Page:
Bloody Sunday

It should feel like a sad morning when we lose two Medal of Freedom award recipients – two of the many great people who gave their blood to make our country more like the home I want it to be.  Rep. John Robert Lewis and Rev. Cordy Tindell Vivian both walked across that bridge in Selma as young men, rewarded for their efforts with brutal beatings. They both participated in numerous peaceful marches and lunch counter sit-ins. They were spat upon, kicked, beaten and jailed. Lewis said he had been jailed 40 times. They both went on to work to make life better for others, Lewis through government, Vivian through the ministry. 

I never met either of these men. So rather than feeling sad about their passing, I feel enormous gratitude that there have been, and always will be, those among us who have the guts to stand up for what’s right. In 2018 Lewis said to students “When you see something that is not right, not fair, not just, you have a moral obligation to do something, to say something.”

Growing up in the deep south, he couldn’t understand the segregated water fountains, movie theaters, bathrooms. His mother said “Don’t get in the way. Don’t get in trouble.” But he said he was inspired to get in trouble. Good trouble.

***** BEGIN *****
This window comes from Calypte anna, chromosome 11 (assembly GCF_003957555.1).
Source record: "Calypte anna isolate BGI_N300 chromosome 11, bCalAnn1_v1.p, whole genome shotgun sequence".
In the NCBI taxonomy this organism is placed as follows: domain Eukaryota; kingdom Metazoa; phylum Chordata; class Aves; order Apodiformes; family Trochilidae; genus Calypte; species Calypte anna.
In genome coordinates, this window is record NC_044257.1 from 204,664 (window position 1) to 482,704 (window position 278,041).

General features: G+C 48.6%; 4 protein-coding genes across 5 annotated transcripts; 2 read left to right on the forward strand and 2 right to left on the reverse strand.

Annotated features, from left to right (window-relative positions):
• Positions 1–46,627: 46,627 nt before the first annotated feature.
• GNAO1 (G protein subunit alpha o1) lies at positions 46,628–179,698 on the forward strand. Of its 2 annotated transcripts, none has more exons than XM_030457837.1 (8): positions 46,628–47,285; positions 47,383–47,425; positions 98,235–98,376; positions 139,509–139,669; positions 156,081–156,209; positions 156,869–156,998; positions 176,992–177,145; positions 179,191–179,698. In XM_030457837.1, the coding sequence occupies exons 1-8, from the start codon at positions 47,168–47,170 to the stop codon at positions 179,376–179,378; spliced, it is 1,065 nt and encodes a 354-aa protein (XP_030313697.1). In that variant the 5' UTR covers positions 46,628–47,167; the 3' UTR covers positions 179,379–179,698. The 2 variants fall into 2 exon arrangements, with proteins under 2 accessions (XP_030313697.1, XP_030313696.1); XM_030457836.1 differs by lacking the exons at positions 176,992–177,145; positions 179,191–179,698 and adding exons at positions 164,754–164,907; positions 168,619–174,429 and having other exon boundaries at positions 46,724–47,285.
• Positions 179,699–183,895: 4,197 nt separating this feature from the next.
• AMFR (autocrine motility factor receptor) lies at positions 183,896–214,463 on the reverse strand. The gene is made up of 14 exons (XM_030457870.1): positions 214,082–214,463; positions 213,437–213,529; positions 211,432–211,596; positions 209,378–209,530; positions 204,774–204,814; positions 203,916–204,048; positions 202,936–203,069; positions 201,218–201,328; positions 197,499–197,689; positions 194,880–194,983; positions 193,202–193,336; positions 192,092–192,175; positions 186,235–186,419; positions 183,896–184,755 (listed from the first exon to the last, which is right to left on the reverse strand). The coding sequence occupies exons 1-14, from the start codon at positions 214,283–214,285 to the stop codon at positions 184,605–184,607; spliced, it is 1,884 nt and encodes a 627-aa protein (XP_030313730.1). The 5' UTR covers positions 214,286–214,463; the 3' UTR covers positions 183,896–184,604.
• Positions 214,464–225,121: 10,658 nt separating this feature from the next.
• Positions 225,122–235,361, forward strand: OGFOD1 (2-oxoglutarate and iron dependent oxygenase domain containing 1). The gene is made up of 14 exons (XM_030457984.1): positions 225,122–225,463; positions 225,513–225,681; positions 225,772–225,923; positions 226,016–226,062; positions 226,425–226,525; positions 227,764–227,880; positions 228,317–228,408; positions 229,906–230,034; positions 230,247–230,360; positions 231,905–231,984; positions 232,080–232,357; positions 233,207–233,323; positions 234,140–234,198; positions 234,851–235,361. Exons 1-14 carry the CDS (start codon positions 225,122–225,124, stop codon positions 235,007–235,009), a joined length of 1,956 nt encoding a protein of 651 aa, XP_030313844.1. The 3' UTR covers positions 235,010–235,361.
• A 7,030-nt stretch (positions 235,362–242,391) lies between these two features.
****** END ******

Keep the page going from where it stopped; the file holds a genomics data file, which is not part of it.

By recognizing America’s flaws, and fighting to eliminate them, Lewis and Vivian and many others  helped to make our country greater. This is no time to give up the fight.

And by the way – Hell yes, let’s rename that bridge. Call it the John Lewis Bridge. Call it C.T.Vivian Bridge. Call it the Hosea Williams Bridge. Call it the Lewis Vivian Williams Bridge. Or call it my personal favorite, recognizing all of the brave heroes who crossed it, giving their blood to change the country for the better, Bloody Sunday Bridge. Name it almost anything other than its current name of a white nationalist slavery supporter who was a confederate general and leader of the Ku Klux Klan. Let’s make a commitment to make America greater and to honor of those who gave their blood to do the same.

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